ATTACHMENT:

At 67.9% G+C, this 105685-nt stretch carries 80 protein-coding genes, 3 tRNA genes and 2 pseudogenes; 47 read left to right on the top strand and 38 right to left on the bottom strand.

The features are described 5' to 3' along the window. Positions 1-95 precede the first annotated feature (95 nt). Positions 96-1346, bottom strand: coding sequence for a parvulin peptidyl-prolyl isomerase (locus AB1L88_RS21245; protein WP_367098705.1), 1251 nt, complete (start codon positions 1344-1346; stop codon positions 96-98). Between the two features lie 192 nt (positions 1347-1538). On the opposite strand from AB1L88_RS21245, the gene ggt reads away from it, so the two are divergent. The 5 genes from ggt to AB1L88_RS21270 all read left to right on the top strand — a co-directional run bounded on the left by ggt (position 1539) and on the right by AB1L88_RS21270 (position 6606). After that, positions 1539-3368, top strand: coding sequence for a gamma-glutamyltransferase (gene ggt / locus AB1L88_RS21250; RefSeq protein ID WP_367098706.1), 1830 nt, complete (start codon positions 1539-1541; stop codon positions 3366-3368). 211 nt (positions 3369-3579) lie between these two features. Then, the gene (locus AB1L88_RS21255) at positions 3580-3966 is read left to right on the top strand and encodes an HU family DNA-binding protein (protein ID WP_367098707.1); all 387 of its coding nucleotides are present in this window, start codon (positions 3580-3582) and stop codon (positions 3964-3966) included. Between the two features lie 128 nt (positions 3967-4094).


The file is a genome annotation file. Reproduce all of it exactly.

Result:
At 67.9% G+C, this 105685-nt stretch carries 80 protein-coding genes, 3 tRNA genes and 2 pseudogenes; 47 read left to right on the top strand and 38 right to left on the bottom strand.

The features are described 5' to 3' along the window. Positions 1-95 precede the first annotated feature (95 nt). Positions 96-1346, bottom strand: coding sequence for a parvulin peptidyl-prolyl isomerase (locus AB1L88_RS21245; protein WP_367098705.1), 1251 nt, complete (start codon positions 1344-1346; stop codon positions 96-98). Between the two features lie 192 nt (positions 1347-1538). On the opposite strand from AB1L88_RS21245, the gene ggt reads away from it, so the two are divergent. The 5 genes from ggt to AB1L88_RS21270 all read left to right on the top strand — a co-directional run bounded on the left by ggt (position 1539) and on the right by AB1L88_RS21270 (position 6606). After that, positions 1539-3368, top strand: coding sequence for a gamma-glutamyltransferase (gene ggt / locus AB1L88_RS21250; RefSeq protein ID WP_367098706.1), 1830 nt, complete (start codon positions 1539-1541; stop codon positions 3366-3368). 211 nt (positions 3369-3579) lie between these two features. Then, the gene (locus AB1L88_RS21255) at positions 3580-3966 is read left to right on the top strand and encodes an HU family DNA-binding protein (protein ID WP_367098707.1); all 387 of its coding nucleotides are present in this window, start codon (positions 3580-3582) and stop codon (positions 3964-3966) included. Between the two features lie 128 nt (positions 3967-4094).